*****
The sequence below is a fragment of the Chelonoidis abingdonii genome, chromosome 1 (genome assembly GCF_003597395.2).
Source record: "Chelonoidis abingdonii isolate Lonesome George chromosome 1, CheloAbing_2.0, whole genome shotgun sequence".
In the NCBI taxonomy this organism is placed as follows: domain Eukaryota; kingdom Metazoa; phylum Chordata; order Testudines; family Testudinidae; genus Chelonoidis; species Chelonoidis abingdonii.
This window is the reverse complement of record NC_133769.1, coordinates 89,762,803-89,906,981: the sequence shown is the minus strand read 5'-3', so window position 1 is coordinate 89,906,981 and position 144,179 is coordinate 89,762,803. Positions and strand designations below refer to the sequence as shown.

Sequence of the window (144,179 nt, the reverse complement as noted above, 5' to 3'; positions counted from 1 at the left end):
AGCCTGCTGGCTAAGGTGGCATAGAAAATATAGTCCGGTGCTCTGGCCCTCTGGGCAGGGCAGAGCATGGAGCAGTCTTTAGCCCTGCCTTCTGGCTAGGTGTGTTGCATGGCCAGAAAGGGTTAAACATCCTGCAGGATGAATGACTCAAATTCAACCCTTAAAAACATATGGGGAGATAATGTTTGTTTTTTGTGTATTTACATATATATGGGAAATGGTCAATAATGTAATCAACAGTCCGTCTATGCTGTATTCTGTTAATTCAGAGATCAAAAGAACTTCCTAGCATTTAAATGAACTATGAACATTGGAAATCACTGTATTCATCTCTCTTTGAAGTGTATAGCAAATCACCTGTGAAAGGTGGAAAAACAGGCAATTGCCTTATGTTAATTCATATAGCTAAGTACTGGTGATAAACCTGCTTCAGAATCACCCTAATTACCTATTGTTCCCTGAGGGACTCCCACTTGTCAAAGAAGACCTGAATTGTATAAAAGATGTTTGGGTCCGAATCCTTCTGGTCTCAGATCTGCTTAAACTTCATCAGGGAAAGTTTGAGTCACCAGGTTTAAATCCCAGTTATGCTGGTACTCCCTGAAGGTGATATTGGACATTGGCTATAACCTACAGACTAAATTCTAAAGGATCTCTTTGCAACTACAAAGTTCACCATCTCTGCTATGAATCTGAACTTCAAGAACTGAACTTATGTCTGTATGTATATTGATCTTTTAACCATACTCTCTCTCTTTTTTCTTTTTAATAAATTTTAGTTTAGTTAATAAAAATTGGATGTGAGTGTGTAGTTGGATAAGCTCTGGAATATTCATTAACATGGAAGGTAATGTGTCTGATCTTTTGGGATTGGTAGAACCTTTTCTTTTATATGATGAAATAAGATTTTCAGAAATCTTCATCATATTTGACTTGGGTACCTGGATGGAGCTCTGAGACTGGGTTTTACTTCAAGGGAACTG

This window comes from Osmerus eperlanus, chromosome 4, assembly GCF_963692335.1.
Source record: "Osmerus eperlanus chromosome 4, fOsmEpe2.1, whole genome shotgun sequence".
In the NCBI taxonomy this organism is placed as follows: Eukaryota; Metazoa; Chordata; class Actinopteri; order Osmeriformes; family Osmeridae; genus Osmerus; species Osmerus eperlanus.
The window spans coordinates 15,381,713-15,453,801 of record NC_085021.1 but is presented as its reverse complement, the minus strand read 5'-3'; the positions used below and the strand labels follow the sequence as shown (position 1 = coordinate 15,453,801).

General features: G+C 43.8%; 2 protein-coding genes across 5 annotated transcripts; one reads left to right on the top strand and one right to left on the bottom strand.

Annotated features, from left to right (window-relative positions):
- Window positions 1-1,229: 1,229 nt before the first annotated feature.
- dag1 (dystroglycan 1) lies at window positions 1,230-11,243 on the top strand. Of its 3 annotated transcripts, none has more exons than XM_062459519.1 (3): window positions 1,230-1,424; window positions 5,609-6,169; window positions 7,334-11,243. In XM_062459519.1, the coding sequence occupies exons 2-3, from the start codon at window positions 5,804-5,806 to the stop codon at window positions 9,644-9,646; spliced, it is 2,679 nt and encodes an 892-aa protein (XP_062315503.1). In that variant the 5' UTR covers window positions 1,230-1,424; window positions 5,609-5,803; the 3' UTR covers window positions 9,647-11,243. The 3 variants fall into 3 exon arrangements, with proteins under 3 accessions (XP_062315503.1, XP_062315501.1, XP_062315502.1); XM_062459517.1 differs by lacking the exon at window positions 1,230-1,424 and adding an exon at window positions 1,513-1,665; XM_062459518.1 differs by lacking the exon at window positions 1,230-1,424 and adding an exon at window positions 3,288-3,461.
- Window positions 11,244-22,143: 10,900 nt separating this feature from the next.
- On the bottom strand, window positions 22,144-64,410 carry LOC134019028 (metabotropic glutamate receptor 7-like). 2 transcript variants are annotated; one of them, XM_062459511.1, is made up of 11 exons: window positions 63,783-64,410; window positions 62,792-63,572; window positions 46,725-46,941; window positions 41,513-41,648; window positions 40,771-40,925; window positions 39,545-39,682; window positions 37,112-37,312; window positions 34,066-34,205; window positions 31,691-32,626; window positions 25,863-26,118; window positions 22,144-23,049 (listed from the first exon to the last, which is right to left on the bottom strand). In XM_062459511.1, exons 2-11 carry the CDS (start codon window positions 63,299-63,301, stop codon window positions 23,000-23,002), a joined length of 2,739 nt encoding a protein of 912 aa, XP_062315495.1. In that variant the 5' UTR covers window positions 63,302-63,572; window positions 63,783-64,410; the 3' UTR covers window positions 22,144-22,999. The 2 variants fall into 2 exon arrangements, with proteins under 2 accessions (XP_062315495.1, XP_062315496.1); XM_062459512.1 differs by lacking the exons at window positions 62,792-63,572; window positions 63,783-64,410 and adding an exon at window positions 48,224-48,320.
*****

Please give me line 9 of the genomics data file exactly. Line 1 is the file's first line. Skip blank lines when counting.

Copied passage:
In the NCBI taxonomy this organism is placed as follows: Eukaryota; Metazoa; Chordata; class Actinopteri; order Osmeriformes; family Osmeridae; genus Osmerus; species Osmerus eperlanus.